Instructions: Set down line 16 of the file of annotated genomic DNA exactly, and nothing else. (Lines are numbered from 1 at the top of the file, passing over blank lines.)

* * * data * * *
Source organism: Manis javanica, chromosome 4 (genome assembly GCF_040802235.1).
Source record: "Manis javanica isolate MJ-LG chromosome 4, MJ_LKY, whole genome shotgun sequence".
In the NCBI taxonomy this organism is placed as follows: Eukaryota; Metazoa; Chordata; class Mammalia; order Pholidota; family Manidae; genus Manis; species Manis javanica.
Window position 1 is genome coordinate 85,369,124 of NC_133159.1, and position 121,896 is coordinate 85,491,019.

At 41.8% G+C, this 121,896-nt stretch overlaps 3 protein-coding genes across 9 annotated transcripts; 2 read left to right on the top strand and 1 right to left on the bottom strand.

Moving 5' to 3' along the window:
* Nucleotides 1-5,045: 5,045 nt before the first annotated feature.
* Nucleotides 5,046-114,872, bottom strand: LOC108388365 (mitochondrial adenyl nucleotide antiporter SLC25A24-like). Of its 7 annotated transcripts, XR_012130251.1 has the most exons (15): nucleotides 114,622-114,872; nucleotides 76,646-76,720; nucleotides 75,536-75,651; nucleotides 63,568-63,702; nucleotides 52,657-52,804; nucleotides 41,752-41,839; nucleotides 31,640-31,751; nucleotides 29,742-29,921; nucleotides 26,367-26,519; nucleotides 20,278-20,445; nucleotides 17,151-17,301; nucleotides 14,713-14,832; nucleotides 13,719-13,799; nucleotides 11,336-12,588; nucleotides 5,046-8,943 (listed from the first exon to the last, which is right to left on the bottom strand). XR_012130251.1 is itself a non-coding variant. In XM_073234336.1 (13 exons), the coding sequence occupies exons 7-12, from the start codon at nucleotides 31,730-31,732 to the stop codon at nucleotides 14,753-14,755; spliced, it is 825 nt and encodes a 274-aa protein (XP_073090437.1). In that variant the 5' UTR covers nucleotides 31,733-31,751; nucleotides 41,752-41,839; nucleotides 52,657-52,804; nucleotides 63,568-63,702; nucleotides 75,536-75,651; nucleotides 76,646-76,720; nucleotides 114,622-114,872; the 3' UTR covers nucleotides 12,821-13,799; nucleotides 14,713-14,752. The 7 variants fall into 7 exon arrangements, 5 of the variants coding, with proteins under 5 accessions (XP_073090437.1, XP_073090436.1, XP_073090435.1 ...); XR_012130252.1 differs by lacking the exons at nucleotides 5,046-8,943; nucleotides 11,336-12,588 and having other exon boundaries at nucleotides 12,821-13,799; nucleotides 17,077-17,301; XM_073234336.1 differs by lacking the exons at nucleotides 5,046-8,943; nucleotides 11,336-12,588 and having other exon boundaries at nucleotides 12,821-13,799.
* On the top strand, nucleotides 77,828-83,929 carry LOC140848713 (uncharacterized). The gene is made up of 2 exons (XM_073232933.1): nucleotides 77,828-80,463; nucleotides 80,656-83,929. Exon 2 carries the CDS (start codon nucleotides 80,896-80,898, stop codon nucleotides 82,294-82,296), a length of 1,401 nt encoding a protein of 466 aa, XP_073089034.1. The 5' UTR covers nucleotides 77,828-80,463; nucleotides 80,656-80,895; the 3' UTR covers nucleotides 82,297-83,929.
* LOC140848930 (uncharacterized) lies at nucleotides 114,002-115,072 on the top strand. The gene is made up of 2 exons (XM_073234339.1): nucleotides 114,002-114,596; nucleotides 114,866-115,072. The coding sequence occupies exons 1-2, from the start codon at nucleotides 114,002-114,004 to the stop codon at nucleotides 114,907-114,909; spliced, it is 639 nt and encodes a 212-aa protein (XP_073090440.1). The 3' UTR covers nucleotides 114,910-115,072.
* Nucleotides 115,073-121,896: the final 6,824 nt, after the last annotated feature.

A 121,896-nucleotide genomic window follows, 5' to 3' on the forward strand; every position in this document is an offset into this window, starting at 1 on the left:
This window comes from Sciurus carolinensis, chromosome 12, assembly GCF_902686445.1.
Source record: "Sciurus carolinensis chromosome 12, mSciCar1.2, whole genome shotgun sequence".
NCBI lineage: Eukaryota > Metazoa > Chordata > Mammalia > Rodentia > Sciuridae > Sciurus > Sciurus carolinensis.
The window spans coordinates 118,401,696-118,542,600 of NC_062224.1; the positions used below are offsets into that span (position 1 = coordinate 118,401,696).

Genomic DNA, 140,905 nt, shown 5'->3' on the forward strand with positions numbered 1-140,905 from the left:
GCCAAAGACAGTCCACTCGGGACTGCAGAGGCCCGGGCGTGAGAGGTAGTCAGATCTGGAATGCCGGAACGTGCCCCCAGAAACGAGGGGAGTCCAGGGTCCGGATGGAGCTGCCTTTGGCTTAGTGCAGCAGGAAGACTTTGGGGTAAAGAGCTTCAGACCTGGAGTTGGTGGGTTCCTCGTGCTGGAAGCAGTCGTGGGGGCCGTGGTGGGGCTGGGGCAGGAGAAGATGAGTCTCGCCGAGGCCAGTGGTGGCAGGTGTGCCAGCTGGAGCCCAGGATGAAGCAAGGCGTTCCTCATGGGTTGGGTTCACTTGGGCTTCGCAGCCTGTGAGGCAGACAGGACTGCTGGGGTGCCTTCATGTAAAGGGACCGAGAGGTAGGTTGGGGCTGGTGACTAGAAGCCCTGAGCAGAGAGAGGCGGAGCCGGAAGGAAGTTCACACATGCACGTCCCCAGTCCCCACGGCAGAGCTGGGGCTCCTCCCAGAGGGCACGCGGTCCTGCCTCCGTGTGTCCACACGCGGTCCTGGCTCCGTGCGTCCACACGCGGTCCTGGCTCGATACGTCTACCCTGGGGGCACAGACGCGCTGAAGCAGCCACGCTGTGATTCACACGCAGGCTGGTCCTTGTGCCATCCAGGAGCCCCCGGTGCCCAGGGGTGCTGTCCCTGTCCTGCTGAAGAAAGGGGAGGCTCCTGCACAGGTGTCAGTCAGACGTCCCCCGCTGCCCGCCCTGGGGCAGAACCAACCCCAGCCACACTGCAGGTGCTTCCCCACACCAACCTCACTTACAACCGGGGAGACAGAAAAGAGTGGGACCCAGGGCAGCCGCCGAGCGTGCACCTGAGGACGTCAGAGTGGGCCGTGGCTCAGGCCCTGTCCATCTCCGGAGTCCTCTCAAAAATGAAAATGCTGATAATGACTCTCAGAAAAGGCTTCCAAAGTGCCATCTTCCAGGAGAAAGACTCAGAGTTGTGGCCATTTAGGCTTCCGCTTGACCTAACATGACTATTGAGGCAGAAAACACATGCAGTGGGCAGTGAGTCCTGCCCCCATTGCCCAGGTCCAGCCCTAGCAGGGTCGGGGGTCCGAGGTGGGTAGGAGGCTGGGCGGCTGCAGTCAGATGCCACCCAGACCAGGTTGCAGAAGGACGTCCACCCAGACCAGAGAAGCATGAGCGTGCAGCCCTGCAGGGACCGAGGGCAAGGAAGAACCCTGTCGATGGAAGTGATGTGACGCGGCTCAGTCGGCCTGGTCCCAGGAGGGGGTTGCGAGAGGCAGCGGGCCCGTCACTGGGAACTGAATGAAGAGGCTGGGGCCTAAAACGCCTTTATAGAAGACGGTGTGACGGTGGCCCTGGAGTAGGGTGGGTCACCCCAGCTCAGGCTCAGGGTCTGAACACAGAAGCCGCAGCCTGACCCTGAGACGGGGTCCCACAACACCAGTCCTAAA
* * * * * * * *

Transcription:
The window spans coordinates 118,401,696-118,542,600 of NC_062224.1; the positions used below are offsets into that span (position 1 = coordinate 118,401,696).